SEPTEMBER 2016: A HANDS-ON APPROACH TO A 1954 DODGE RESTO MOD PICKUP

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There is a personal connection to every MSCC car or truck story.

 

‘We lean heavily toward that personal connection and veer away from any story where ownership is a temporary status for a guy who simply wrote a check for the vehicle.’

 

A 1954 Dodge D-100 pickup caught our attention in a big way at a small town show because it had all of the important elements of a great MSCC story.

 

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The truck had been in one family for many years and it had been built on a budget by a car guy who learned his skills on the farm.

 

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Current owner Randy Gulliford’s uncle was the previous owner of the truck and had a big health scare where his uncle “thought he was a goner”, in Randy’s words. His uncle had an amazing recovery from his health issue but he still wanted Randy to own the Dodge.

 

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Randy brought a very practical approach to the truck project and used his sizable mechanical skills on the transformation. You learn a lot about wrenching on a farm and Randy told us he “did everything on it”.

 

 

The first thing to go was the stock flathead six in the 62-year-old truck. It was replaced by an early 70s Mopar Police Interceptor engine and the old truck now has plenty of snarl under the hood.

 

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The 360 is backed up by an automatic and the rear end is now a Ford 9-inch to handle the extra muscle. Randy admitted his old Dodge can more than keep up with modern traffic with his power upgrade on the Dodge truck.

 

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Randy told us he has been “tinkering for about three years” on his truck and can now enjoy time on the road with it. In fact, Randy uses it as a daily driver during the summer months and lives off pavement on his farm.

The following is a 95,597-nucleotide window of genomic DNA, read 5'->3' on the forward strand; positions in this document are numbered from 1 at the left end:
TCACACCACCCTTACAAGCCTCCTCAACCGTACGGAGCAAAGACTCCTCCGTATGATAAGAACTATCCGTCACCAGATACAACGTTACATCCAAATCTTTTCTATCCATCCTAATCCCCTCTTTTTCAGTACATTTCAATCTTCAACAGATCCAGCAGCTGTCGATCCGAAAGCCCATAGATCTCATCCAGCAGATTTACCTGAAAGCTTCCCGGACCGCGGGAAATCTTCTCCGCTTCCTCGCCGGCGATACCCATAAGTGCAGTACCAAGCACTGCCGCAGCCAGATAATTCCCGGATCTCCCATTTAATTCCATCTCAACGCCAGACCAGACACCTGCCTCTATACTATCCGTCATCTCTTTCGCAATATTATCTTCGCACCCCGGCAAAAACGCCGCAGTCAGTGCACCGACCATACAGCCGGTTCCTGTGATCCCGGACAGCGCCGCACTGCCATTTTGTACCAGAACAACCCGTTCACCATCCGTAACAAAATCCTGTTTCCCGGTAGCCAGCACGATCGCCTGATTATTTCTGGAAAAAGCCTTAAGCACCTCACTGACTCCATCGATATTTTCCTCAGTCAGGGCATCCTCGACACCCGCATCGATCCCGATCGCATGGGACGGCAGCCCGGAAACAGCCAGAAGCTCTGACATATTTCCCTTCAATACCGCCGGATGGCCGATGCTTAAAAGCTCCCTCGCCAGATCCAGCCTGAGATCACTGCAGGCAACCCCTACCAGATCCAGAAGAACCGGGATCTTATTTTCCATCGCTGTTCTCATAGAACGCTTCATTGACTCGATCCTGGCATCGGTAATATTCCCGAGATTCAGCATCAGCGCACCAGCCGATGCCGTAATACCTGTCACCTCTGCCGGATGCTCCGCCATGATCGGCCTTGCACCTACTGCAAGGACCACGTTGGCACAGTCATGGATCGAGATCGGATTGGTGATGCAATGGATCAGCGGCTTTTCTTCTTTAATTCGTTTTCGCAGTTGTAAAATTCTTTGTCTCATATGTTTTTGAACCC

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The truck has a more comfortable ride because Randy dropped two leafs out of the stock front end to soften the bumps on the back roads. He also added power steering and brakes to the truck for added driving ease.

 

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The dual master brake system was donated by a 1981 Pontiac and the seats are out of a 1996 Chevy S-10 pickup truck.

 

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One of the more interesting custom features on the Dodge is its front grille. Randy noticed that a ’97 Ford F-150 front grille looked like it might fit on his truck-if he turned it upside down. His idea worked and the Ford grille is a great addition to his Dodge truck.

 

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The truck retains its factory speedometer and Randy added aftermarket gauges to the instrument panel.

 

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Randy has built a very cool truck in a very cost-effective way. We are never surprised when we learn a car guy who built his own ride has a farm background because farming is an occupation where you have to know how to work on machinery.

 

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‘Randy’s truck is a family legacy ride that just got better with age because of him.’

 

Jim Sutherland

 

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